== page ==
DEV Community


Practical Python - Duck-typing to the rescue!

alvarocavalcanti profile image Alvaro Cavalcanti Updated on ・1 min read


If it walks like a duck, quacks like a duck and swims like a duck: it's a duck.

That above is the simple definition of duck-typing, which is a great side-effect feature of non-static typed languages, like Python.

Alright, how can I use it?

Let's consider the following object, a Django model (simplified for this example):

class User(models.Model):
    username = models.CharField()
    full_name = models.CharField()
    address_street = models.CharField()
    address_zip = models.CharField()
    subscription = models.ForeignKey()
    pets = ArrayField(Pet())  # Consider a one-to-many relationship

Now, you are tasked with creating a change tracker for the user, but that change should only care about the username and pets collection (because reasons). You then create a new model similar to this:

class UserChange(models.Model):
    before_username = models.CharField()
    before_pets = ArrayField(Pet())
    after_username = models.CharField()
    after_pets = ArrayField(Pet())

All is well, you have implemented almost every scenario, until you get to the removal of a single Pet from a User. The issue is, since the collection is loaded from the database, and you should only track the change once it is completed, it gets tricky to load the previous state. Well, you can grab the initial collection before it gets modified, that's fine, but where to store it? You can also do a copy.deepcopy of it, but that might sound like using a cannon to kill an ant. Then again, you only need to store the username and pets collection.

Duck-typing to the rescue!

You can use a light-weighted and elegant solution as:

class Duck:
    def __init__(self, **kwds):

The above class takes whatever keyword arguments you pass in and adds them as proprieties to the class and can be used as simple as:

user_duck_before = Duck(username="foo", pets=["dog", "cat"])
user_duck_after = Duck(username="bar", pets=["cat"])

That's it. Now you can use these "ducks" on the deletion flow without much memory overhead.

This approach is similar to using unites.mock but with production code instead of testing code.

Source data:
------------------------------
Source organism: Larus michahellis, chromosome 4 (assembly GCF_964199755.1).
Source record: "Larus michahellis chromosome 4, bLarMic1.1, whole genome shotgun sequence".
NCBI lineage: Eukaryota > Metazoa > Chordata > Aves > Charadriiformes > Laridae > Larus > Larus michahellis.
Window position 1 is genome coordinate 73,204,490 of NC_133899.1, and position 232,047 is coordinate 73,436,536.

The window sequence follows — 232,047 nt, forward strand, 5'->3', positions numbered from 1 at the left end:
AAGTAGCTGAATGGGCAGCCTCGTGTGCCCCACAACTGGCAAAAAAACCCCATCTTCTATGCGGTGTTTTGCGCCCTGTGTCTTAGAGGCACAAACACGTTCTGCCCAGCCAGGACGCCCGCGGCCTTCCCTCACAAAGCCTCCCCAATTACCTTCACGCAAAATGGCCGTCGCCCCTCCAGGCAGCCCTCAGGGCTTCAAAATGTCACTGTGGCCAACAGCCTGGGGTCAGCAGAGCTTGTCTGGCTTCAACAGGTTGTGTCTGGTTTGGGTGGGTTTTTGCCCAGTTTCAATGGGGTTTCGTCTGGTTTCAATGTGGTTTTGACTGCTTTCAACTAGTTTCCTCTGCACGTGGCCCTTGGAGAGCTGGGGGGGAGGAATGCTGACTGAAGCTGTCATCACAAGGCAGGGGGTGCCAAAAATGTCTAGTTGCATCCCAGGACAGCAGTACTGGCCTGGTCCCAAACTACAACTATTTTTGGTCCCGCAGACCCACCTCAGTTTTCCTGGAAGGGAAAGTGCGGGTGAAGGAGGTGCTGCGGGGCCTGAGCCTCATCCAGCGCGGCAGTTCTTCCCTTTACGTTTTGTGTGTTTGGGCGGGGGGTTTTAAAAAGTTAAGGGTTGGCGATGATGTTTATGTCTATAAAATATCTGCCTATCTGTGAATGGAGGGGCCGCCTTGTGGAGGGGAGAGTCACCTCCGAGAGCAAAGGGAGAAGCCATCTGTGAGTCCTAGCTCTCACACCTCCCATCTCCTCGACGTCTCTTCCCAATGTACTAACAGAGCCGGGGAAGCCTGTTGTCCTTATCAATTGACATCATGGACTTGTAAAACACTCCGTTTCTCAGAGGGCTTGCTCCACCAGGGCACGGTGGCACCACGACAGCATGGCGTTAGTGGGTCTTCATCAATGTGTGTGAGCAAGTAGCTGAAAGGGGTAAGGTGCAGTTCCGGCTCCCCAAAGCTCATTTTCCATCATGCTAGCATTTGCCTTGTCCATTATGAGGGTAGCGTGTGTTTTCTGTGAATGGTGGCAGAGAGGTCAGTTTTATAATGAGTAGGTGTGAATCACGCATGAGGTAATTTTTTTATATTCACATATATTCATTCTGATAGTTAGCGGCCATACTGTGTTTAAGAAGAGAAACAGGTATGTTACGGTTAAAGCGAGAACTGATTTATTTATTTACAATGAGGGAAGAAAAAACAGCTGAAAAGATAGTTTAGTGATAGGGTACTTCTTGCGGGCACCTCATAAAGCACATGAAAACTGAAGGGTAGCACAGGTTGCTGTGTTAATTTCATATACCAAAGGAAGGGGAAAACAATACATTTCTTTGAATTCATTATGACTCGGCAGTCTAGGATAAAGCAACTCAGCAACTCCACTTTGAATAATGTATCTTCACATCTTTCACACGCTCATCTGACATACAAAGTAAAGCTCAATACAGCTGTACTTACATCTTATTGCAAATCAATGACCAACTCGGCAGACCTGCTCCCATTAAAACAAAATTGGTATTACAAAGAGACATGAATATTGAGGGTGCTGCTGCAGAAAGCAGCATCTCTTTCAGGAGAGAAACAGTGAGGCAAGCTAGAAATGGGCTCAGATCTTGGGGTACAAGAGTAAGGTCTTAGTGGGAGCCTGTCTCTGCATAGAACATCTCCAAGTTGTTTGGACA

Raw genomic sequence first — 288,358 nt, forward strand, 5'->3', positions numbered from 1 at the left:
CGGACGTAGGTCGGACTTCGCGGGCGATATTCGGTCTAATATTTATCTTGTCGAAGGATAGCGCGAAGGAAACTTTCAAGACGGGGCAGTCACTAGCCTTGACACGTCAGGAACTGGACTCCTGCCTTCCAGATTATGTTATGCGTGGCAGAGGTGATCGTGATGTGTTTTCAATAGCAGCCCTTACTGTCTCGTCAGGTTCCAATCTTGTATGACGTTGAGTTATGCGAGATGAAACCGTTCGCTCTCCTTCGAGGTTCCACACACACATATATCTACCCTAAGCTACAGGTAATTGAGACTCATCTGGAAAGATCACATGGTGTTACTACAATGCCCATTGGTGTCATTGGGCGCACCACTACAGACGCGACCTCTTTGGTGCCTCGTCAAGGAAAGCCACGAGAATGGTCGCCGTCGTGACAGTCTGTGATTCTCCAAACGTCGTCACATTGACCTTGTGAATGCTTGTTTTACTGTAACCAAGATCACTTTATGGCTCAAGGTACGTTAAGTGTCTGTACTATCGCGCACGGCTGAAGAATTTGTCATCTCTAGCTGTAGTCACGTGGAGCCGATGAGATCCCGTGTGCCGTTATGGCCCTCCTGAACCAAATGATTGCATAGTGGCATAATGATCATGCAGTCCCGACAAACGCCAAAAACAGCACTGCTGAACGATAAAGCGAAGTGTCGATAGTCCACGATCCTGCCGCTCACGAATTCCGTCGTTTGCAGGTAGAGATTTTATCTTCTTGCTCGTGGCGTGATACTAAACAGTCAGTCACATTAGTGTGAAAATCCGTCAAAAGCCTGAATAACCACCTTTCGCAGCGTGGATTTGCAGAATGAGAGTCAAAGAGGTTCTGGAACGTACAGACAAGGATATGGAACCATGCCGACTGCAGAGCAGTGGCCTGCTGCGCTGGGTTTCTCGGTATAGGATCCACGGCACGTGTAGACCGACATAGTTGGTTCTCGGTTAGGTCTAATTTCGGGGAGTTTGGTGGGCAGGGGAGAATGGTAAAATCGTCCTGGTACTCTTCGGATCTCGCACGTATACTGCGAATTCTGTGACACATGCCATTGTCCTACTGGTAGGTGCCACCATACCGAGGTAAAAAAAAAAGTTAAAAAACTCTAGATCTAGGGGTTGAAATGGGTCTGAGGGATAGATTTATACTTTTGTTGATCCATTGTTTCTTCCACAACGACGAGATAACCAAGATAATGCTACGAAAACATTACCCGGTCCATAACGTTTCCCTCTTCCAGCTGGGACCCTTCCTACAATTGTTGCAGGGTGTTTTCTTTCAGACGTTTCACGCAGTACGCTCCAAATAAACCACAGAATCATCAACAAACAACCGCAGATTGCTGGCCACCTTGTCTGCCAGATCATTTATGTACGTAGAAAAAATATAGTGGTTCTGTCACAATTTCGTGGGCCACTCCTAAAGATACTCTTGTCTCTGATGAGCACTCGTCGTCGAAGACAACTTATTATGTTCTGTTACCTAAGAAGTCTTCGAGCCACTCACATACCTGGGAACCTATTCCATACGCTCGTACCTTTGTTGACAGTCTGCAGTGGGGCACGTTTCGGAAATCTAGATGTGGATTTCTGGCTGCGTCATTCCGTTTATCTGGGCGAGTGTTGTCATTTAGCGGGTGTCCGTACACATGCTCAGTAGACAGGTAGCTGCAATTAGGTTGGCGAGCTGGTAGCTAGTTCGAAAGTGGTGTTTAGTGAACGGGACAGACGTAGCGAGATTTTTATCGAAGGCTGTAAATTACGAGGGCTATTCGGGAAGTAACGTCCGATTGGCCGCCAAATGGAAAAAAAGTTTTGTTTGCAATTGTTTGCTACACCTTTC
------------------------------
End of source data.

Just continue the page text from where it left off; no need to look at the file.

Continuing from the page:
And to be fair, even though I already had the idea in my mind, I didn't came up with the code, I found it on this SO post which pointed me to the code recipe by Alex Martelli. Thanks, Alex!


I realized that something was not clear, but I didn't want to modify it in place, thus this section. What really motivated me in searching for a duck-type approach was the one-to-many collection. In my real world scenario this collection was a RelatedManager, which prevented me from loading the previous state after the item have been removed, thus I needed to store that info in a way that I would neither break my contract nor implement an almost identical method just for this new data structure.


Editor guide
arkocal profile image
Ali Rasim Koçal

Nice hack! But here is some little critique because the title implies a broader use for it.

Duct typing is awesome, but some Duck objects are dangerous, because

  1. They do not document themselves. In this case, it is OK because the variable names do it, but I would suggest not to use this approach if it obscures the intent of the object. To quote The Zen of Python (import this) explicit is better than implicit. Python avoids strong typing because it is mostly practical to allow anything that walks like a Duck, but the Duck itself should be implemented at some point, so the reader knows what it is about.
  2. A typo in argument name can lead to a long nasty debugging session. I am not sure whether that would work in your case, but a NamedTuple from the collections module is often a good fit for such use.
alvarocavalcanti profile image
Alvaro Cavalcanti Author

You points are much appreciated, Ali! Thanks!

I do understand that the title is generic while the content only covers a smaller ground. I'm sorry for that. And to be fair, readability is a first-class concern of mine (I have a much over due unpublished article on the matter), thus the context-through-variable-name.

Also, I thought about using the NamedTuple but wasn't sure about the . accessor (and apparently was too lazy to search) which led me to the duck.